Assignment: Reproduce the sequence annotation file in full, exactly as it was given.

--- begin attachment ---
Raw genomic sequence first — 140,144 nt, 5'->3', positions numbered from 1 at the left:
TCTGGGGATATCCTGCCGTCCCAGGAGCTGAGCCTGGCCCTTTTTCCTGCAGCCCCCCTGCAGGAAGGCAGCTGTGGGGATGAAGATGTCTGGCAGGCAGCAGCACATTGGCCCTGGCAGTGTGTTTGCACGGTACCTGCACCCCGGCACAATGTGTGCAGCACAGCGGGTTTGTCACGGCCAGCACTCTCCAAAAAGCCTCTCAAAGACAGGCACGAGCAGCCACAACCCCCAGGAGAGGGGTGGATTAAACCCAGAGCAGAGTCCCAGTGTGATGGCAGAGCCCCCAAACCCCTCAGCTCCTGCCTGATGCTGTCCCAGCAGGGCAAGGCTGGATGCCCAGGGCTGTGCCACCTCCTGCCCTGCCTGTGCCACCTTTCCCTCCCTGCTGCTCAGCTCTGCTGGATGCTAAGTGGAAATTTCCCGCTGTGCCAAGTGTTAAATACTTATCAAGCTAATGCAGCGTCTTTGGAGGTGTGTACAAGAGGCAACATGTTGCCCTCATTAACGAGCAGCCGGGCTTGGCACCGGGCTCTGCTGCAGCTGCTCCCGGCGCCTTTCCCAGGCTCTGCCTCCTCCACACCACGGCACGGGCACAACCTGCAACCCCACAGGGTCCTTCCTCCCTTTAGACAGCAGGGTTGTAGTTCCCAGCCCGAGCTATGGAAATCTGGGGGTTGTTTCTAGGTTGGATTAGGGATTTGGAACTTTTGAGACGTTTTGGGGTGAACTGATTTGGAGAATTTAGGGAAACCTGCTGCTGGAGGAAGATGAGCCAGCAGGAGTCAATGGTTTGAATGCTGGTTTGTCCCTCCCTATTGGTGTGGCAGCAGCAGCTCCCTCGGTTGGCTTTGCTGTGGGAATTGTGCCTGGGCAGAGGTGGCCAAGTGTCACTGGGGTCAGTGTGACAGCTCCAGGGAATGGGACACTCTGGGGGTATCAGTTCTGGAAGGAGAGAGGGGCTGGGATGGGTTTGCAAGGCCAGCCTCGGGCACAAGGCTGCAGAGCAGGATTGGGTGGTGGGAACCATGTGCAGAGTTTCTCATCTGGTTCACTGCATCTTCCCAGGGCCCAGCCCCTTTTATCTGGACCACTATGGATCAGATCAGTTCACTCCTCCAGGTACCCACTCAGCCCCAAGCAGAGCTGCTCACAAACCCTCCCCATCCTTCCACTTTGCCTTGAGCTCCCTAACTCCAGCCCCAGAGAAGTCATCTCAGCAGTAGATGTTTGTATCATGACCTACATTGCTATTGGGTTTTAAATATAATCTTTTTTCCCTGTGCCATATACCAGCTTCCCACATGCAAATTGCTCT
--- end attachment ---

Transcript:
Raw genomic sequence first — 140,144 nt, 5'->3', positions numbered from 1 at the left:
TCTGGGGATATCCTGCCGTCCCAGGAGCTGAGCCTGGCCCTTTTTCCTGCAGCCCCCCTGCAGGAAGGCAGCTGTGGGGATGAAGATGTCTGGCAGGCAGCAGCACATTGGCCCTGGCAGTGTGTTTGCACGGTACCTGCACCCCGGCACAATGTGTGCAGCACAGCGGGTTTGTCACGGCCAGCACTCTCCAAAAAGCCTCTCAAAGACAGGCACGAGCAGCCACAACCCCCAGGAGAGGGGTGGATTAAACCCAGAGCAGAGTCCCAGTGTGATGGCAGAGCCCCCAAACCCCTCAGCTCCTGCCTGATGCTGTCCCAGCAGGGCAAGGCTGGATGCCCAGGGCTGTGCCACCTCCTGCCCTGCCTGTGCCACCTTTCCCTCCCTGCTGCTCAGCTCTGCTGGATGCTAAGTGGAAATTTCCCGCTGTGCCAAGTGTTAAATACTTATCAAGCTAATGCAGCGTCTTTGGAGGTGTGTACAAGAGGCAACATGTTGCCCTCATTAACGAGCAGCCGGGCTTGGCACCGGGCTCTGCTGCAGCTGCTCCCGGCGCCTTTCCCAGGCTCTGCCTCCTCCACACCACGGCACGGGCACAACCTGCAACCCCACAGGGTCCTTCCTCCCTTTAGACAGCAGGGTTGTAGTTCCCAGCCCGAGCTATGGAAATCTGGGGGTTGTTTCTAGGTTGGATTAGGGATTTGGAACTTTTGAGACGTTTTGGGGTGAACTGATTTGGAGAATTTAGGGAAACCTGCTGCTGGAGGAAGATGAGCCAGCAGGAGTCAATGGTTTGAATGCTGGTTTGTCCCTCCCTATTGGTGTGGCAGCAGCAGCTCCCTCGGTTGGCTTTGCTGTGGGAATTGTGCCTGGGCAGAGGTGGCCAAGTGTCACTGGGGTCAGTGTGACAGCTCCAGGGAATGGGACACTCTGGGGGTATCAGTTCTGGAAGGAGAGAGGGGCTGGGATGGGTTTGCAAGGCCAGCCTCGGGCACAAGGCTGCAGAGCAGGATTGGGTGGTGGGAACCATGTGCAGAGTTTCTCATCTGGTTCACTGCATCTTCCCAGGGCCCAGCCCCTTTTATCTGGACCACTATGGATCAGATCAGTTCACTCCTCCAGGTACCCACTCAGCCCCAAGCAGAGCTGCTCACAAACCCTCCCCATCCTTCCACTTTGCCTTGAGCTCCCTAACTCCAGCCCCAGAGAAGTCATCTCAGCAGTAGATGTTTGTATCATGACCTACATTGCTATTGGGTTTTAAATATAATCTTTTTTCCCTGTGCCATATACCAGCTTCCCACATGCAAATTGCTCT